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Made up of a pedigree of Brisbane punk, indie and hardcore bands including Art Vandelay, Little Shadow and Capeweather, Seahorse Divorce are a relatively newly-formed quintet of Queenslanders that – on their debut self-titled album – mix a healthy range of pop, indie and jazz elements, boiling down to a fairly dynamic outburst of quirky math-rock.
Opener ‘Recurring’ introduces us to what Seahorse Divorce are about. There’s the erratic, noodly guitar lines reminiscent of Algernon Cadwallader and This Town Needs Guns, but with that kind of familiar, distinctive Australian earnestness that seeps through naturally and reassuringly. Straight away – and it becomes more evident as we edge further into the album with ‘Something New’, ‘Rogers Street’ and ‘Toto’ – there’s an unassuming tropical warmth about Seahorse Divorce that intrinsically recalls the sun-drenched environment of the band’s home.
The off-kilter nature of the band’s overall sonic presentation plays right into their favour. When the jazzy influence works in tandem with punk rock energy to build upbeat momentum – as it does with gusto on album highlight ‘Another Cigarette’, we find Seahorse Divorce at their most confident, not to mention their most vibrant and, plainly, fun. Which, really, is one of the more prominent moods one garners when listening to the album; a sense of sheer enjoyment (without feeling like a novelty) that belies some of the more intricate, complex arrangements in the band’s instrumentation.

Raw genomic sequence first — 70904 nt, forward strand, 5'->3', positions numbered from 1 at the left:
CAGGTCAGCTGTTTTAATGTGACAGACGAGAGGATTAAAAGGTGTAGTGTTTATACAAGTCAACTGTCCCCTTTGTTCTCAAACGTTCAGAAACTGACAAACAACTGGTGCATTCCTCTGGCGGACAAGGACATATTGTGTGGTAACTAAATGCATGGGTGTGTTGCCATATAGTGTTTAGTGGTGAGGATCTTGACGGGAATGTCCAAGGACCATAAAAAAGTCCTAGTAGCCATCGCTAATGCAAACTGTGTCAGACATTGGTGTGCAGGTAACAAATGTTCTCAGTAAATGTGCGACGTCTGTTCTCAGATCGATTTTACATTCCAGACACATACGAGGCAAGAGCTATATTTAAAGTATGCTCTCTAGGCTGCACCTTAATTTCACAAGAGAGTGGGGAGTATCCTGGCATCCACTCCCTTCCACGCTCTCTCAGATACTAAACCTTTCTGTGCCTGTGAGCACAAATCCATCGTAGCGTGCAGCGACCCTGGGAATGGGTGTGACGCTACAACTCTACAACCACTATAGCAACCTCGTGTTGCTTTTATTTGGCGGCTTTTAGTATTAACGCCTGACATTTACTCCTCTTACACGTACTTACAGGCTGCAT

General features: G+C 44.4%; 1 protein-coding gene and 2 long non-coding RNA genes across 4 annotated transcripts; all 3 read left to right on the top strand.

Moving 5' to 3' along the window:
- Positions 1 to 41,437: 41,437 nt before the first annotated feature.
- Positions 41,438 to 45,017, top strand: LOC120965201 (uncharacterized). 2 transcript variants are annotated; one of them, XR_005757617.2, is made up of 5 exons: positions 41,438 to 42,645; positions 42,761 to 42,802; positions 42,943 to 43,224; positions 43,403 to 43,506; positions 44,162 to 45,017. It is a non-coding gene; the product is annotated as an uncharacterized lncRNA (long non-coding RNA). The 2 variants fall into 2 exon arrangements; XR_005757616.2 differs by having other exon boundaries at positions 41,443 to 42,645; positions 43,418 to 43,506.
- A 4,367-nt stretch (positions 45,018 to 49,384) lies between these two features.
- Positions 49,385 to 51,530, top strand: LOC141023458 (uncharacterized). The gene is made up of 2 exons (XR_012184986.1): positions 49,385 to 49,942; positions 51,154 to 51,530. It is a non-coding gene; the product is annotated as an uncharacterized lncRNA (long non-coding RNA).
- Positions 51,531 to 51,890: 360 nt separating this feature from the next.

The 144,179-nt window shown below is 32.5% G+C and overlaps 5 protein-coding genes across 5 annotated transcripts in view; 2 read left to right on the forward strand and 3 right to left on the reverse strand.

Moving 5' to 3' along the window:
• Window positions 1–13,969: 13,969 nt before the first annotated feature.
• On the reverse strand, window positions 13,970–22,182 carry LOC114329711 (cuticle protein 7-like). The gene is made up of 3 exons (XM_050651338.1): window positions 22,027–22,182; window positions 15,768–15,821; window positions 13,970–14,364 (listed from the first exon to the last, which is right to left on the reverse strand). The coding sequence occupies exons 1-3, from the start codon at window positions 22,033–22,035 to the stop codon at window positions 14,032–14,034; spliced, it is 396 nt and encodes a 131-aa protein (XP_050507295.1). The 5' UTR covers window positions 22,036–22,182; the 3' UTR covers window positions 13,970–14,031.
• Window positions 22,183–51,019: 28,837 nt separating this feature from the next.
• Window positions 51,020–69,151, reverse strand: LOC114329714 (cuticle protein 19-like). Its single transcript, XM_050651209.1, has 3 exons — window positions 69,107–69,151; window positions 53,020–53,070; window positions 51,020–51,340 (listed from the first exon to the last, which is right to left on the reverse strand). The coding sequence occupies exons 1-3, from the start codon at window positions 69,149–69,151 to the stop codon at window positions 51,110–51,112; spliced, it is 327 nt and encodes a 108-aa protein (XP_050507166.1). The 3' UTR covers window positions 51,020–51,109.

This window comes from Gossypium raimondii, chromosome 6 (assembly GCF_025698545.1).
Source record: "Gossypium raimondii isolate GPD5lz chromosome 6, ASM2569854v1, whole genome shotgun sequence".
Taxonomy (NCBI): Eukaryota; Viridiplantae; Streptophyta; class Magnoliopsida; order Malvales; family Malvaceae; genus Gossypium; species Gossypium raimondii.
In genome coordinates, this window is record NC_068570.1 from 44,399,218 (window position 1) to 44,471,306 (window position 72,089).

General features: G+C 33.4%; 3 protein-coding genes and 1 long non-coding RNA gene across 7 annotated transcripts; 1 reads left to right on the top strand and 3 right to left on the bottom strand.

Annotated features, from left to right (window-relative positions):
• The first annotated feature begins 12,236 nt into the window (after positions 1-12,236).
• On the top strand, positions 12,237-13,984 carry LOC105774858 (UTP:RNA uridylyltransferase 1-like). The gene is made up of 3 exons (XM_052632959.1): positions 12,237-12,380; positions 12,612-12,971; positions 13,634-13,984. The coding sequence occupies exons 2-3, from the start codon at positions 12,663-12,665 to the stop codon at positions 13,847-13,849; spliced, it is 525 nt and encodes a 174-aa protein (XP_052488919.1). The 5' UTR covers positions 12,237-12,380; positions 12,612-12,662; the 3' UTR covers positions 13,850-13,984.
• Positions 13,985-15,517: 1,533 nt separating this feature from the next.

As often befalls bands playing this brand of twinkly, Kinsella-esque emo-pop, the album can occasionally feel somewhat repetitious in delivery, but thankfully there’s enough eccentric nuances and subtle idiosyncrasies to make the record still very much an intriguing, engaging listen – managing to avoid coming across as mere variations on a theme.
With their debut album, Seahorse Divorce show a remarkable amount of promise for a debut, likely the product of such well-seasoned musicians coming together to create something unique.
2. Something New
3. Rogers Street
6. End Zone
7. Summarise Proust
8. Another Cigarette